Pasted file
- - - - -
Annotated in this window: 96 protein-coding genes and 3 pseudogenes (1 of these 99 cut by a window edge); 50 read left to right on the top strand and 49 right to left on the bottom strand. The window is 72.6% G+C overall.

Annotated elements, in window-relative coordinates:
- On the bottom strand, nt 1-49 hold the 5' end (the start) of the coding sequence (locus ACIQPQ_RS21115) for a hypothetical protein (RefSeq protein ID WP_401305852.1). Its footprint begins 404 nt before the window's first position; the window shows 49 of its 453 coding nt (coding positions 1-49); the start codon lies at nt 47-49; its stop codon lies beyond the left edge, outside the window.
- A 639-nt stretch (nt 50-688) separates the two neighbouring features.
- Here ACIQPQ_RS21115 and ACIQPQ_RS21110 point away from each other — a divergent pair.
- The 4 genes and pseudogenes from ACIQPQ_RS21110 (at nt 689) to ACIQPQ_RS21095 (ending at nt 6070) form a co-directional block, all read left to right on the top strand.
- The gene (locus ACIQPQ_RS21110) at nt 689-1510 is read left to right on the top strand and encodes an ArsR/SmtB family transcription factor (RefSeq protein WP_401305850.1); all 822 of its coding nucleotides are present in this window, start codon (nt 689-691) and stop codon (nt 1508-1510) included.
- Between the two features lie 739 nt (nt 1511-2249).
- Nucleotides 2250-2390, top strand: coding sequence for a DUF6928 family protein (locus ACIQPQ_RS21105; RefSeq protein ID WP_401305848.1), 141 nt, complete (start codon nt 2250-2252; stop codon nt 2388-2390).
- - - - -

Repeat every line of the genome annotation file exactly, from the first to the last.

Annotated in this window: 96 protein-coding genes and 3 pseudogenes (1 of these 99 cut by a window edge); 50 read left to right on the top strand and 49 right to left on the bottom strand. The window is 72.6% G+C overall.

Annotated elements, in window-relative coordinates:
- On the bottom strand, nt 1-49 hold the 5' end (the start) of the coding sequence (locus ACIQPQ_RS21115) for a hypothetical protein (RefSeq protein ID WP_401305852.1). Its footprint begins 404 nt before the window's first position; the window shows 49 of its 453 coding nt (coding positions 1-49); the start codon lies at nt 47-49; its stop codon lies beyond the left edge, outside the window.
- A 639-nt stretch (nt 50-688) separates the two neighbouring features.
- Here ACIQPQ_RS21115 and ACIQPQ_RS21110 point away from each other — a divergent pair.
- The 4 genes and pseudogenes from ACIQPQ_RS21110 (at nt 689) to ACIQPQ_RS21095 (ending at nt 6070) form a co-directional block, all read left to right on the top strand.
- The gene (locus ACIQPQ_RS21110) at nt 689-1510 is read left to right on the top strand and encodes an ArsR/SmtB family transcription factor (RefSeq protein WP_401305850.1); all 822 of its coding nucleotides are present in this window, start codon (nt 689-691) and stop codon (nt 1508-1510) included.
- Between the two features lie 739 nt (nt 1511-2249).
- Nucleotides 2250-2390, top strand: coding sequence for a DUF6928 family protein (locus ACIQPQ_RS21105; RefSeq protein ID WP_401305848.1), 141 nt, complete (start codon nt 2250-2252; stop codon nt 2388-2390).